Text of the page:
Sep 7, 2021Liked by Jeremy Chrysler


"Today each of us breathes in a swimming pool of air every day, and few among us give much though to what’s in the air."

though -> thought

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Great article, but you left out Snow's single strongest piece of evidence. Any comparison of neighborhoods was still in principle at risk for being confounded by different atmospheres. In one neighborhood, however, houses supplied by two different water companies were mixed together on a very fine scale, almost like a random assignment. One company had a source upstream of sewage, the other downstream. You can fill in the rest.

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Nice article, germ theory is wrong though.

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This view of position on the airborne transmission is simply false, and uses a bunch of nice story telling to pass the pill while not citing any evidence.

The reality is that there is a spectrum of transmission between large ballistic droplets and suspended aerosols that is pretty much a consensus within virologist community. For an example, here is one from Ian Mckay: https://virologydownunder.com/flight-of-the-aerosol/ from 9th of February 2020 and a prior version from at least 2016 (for flu transmission); here is a version from May 2020 document published by the AUS government specifically indicating the extent and our confidence for the required droplet size: https://cpb-ap-se2.wpmucdn.com/blogs.auckland.ac.nz/dist/f/688/files/2020/05/Is-SARS-CoV-2-airborne-14-05-2020.pdf.

Moreover, SARS-CoV from 2004 was declared to be transmissible through aerosols, just as well as measles - meaning that a suspension could remain in the air for hours and hours infecting anyone passing through the cloud.

For SARS-CoV-2 specifically, there were early on attempts to see if it could be transmitted by aerosols by experiments where the virus was aerosolized and then the suspension aspirated and checked for the vRNA presence (positive) and possibility to give cultures after aspiration (negative).

There was never a question of aerosolization not being a consensus in the medical community: it was more of a question of usage of language and the scientific publications about it were very clear from the start: https://www.nature.com/articles/d41586-020-00974-w

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Nice article, but the essence of the story is that science is managed by idiots that dont think for themselfs. Testosterone fuelled balled old men. Anyone who challenges their views is punished untill the evidence becomes overwhelming enough that it cant be denied anymore. Then they will find ways to get the credit for it and say that they knew that all along

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This is very nicely written and a great history of epidemiology. However, I'm not convinced by the core thesis.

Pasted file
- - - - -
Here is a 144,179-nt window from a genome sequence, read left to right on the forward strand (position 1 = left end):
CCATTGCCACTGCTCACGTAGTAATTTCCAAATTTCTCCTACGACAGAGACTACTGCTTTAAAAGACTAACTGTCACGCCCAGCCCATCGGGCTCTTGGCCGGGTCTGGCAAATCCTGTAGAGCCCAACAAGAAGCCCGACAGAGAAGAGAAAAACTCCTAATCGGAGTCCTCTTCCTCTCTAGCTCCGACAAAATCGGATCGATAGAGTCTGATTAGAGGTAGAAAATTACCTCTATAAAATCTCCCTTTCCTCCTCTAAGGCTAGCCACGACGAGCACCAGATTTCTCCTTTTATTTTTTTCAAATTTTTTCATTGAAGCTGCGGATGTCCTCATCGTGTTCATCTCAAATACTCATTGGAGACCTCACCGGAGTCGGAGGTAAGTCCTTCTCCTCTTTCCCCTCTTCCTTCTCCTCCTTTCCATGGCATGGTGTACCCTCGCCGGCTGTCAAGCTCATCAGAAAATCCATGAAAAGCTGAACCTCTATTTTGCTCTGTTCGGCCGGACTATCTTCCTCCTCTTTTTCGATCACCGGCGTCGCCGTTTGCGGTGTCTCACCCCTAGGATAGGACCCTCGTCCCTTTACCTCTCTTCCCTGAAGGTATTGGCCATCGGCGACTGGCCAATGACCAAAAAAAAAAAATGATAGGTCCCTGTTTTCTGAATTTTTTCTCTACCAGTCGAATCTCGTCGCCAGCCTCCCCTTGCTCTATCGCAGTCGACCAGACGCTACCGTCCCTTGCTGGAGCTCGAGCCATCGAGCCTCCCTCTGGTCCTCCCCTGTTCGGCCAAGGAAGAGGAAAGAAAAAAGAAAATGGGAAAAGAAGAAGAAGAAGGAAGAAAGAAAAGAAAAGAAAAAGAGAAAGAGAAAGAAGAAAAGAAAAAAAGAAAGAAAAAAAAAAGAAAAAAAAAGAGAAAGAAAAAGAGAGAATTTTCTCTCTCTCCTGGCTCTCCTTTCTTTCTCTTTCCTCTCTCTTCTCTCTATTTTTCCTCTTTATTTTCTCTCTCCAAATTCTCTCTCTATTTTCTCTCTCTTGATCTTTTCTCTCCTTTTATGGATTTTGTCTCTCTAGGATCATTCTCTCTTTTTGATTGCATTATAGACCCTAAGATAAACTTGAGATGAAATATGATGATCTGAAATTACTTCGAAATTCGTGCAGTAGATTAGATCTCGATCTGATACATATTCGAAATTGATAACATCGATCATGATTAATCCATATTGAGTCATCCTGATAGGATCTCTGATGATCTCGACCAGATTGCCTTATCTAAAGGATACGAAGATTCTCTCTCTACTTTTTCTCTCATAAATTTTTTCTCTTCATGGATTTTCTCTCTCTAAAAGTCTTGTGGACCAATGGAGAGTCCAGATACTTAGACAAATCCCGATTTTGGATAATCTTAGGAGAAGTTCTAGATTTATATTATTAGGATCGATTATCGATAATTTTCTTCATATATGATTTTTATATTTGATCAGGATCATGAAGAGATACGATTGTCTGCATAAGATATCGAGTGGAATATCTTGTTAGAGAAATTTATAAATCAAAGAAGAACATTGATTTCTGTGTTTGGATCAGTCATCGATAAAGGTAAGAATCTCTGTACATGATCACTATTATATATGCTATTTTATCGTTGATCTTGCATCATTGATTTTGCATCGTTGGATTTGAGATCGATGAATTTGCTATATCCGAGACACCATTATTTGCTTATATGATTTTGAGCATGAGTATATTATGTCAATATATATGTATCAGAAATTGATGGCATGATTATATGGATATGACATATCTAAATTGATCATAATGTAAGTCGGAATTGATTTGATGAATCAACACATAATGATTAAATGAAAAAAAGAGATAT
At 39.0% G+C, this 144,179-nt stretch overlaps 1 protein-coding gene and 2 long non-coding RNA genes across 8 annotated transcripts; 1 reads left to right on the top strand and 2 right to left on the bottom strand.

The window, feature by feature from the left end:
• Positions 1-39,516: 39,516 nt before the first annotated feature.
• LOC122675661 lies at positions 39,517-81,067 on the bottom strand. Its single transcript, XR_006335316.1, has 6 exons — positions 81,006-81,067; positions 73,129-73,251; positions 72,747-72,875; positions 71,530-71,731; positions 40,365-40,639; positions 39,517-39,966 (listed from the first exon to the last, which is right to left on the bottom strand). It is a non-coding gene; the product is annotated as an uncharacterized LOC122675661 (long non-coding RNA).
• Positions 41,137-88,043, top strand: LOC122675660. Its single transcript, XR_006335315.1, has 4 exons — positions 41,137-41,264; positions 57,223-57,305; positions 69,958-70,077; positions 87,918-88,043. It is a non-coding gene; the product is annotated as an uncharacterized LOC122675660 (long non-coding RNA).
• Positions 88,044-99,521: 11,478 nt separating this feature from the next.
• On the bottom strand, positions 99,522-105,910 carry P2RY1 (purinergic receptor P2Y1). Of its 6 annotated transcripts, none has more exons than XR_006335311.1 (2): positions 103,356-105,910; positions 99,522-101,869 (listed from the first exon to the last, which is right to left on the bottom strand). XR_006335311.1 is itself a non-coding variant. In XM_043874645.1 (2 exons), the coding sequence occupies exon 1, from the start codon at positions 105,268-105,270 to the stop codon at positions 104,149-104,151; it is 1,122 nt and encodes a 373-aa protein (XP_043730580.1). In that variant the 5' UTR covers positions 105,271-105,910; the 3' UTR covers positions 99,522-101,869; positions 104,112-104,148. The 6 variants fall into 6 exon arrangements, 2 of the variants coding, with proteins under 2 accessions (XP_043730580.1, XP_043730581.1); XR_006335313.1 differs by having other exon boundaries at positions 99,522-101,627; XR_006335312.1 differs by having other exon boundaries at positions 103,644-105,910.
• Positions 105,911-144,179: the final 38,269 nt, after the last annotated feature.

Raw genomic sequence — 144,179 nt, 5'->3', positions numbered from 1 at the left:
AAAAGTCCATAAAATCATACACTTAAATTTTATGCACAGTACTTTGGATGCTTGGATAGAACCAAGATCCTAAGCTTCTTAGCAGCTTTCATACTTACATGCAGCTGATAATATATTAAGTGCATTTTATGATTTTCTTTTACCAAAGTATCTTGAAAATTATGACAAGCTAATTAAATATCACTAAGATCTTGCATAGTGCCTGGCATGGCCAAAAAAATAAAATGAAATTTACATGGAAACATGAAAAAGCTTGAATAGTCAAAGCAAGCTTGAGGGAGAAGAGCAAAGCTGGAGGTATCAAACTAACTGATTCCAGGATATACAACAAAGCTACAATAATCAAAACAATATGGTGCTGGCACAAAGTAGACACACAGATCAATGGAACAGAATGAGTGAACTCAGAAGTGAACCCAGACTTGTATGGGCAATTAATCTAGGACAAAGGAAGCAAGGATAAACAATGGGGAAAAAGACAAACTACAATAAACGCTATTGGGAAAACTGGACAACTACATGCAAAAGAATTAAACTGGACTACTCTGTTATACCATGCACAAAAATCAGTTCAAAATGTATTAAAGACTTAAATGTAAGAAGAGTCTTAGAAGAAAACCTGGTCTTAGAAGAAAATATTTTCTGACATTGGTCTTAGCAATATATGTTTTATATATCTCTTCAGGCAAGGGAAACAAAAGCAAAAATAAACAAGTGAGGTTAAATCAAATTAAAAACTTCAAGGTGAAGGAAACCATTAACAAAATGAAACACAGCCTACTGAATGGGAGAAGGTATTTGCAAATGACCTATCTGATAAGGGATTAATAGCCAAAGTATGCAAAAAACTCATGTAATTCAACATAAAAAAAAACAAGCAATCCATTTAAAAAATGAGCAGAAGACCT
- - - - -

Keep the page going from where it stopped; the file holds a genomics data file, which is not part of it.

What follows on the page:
The idea that viruses can travel long distances in the air is not actually controversial within the field. There are papers exploring "aerobiology" and which investigate the possibility that influenza is spread around the world by the wind. They are obscure but they exist and they were published in recent decades. More surprisingly, Ferguson et al first came to the world's attention during the UK outbreak of foot and mouth disease. The story was the same: their models predicted huge disaster if there wasn't totalitarian state action, in that case, mass killings of farm animals whether they were infected or not. Their recommendation was to destroy entire farms simply because they were downwind of farms that had infections, even if no foot-and-mouth was detected on the farm itself. The models were later invalidated by accidental control cases, but not before funeral pyres of animals filled the skies with smoke.

So I think you are giving public health too much credit as a profession. In your telling they are basically well intentioned but hopelessly conservative to the extent that they ignore evidence they're wrong until they literally die of old age. This conservatism explains their reluctance to consider long range airborne transmission.

The evidence I see when reading modern epidemiology papers is different. If airborne transmission lets them recommend extreme, dramatic state action, they model airborne transmission. If it would undermine the case for totalitarian state action, as it would for lockdowns, then airborne transmission doesn't exist. None of this is tied to microbiological theory: despite what you'd expect, epidemiology is a microbiology free zone.

There's really only one thing that seems to coherently explain public health decisions: they pick whatever "explanation" gives them the most power and doesn't require them to admit mistakes. There's nothing more to it than that. Public health is really one of the most corrupt and dangerous fields I've ever encountered. Their papers are filled with errors and they don't care because they realised they can just stare down politicians and most of the public, regardless of how inconsistent their supposed expertise is with collected data. Mark my words: if someone figures out a way to control people's lives even more through a long range transmissible, airborne virus tomorrow, then the day after tomorrow such a virus will have emerged and be being used as a policy justification. Perspex plates will be immediately forgotten and anyone who remembers them too loudly will be banned for misinformation.

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